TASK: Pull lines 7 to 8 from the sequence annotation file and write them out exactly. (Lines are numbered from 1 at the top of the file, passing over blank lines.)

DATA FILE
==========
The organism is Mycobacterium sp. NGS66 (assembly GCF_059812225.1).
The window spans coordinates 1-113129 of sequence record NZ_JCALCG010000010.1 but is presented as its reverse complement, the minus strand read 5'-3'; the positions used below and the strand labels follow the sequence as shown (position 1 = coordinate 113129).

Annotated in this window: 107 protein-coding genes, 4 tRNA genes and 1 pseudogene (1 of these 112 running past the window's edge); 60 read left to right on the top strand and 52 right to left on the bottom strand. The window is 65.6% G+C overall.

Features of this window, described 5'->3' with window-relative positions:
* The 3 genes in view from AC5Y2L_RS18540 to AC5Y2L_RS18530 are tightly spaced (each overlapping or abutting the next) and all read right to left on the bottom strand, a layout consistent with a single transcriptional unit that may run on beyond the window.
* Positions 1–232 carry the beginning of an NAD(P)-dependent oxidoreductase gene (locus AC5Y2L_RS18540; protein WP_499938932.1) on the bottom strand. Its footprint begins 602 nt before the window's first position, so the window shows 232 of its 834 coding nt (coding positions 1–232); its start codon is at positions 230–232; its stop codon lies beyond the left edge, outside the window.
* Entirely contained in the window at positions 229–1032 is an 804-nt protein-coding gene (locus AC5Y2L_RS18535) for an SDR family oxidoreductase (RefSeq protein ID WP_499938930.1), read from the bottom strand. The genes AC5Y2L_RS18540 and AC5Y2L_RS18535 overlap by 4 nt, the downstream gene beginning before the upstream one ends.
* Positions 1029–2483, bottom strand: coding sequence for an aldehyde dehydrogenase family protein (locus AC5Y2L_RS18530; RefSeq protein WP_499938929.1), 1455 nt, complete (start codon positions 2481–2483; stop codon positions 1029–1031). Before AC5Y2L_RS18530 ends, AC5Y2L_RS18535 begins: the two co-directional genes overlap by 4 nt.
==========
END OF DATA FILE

* Entirely contained in the window at positions 229–1032 is an 804-nt protein-coding gene (locus AC5Y2L_RS18535) for an SDR family oxidoreductase (RefSeq protein ID WP_499938930.1), read from the bottom strand. The genes AC5Y2L_RS18540 and AC5Y2L_RS18535 overlap by 4 nt, the downstream gene beginning before the upstream one ends.
* Positions 1029–2483, bottom strand: coding sequence for an aldehyde dehydrogenase family protein (locus AC5Y2L_RS18530; RefSeq protein WP_499938929.1), 1455 nt, complete (start codon positions 2481–2483; stop codon positions 1029–1031). Before AC5Y2L_RS18530 ends, AC5Y2L_RS18535 begins: the two co-directional genes overlap by 4 nt.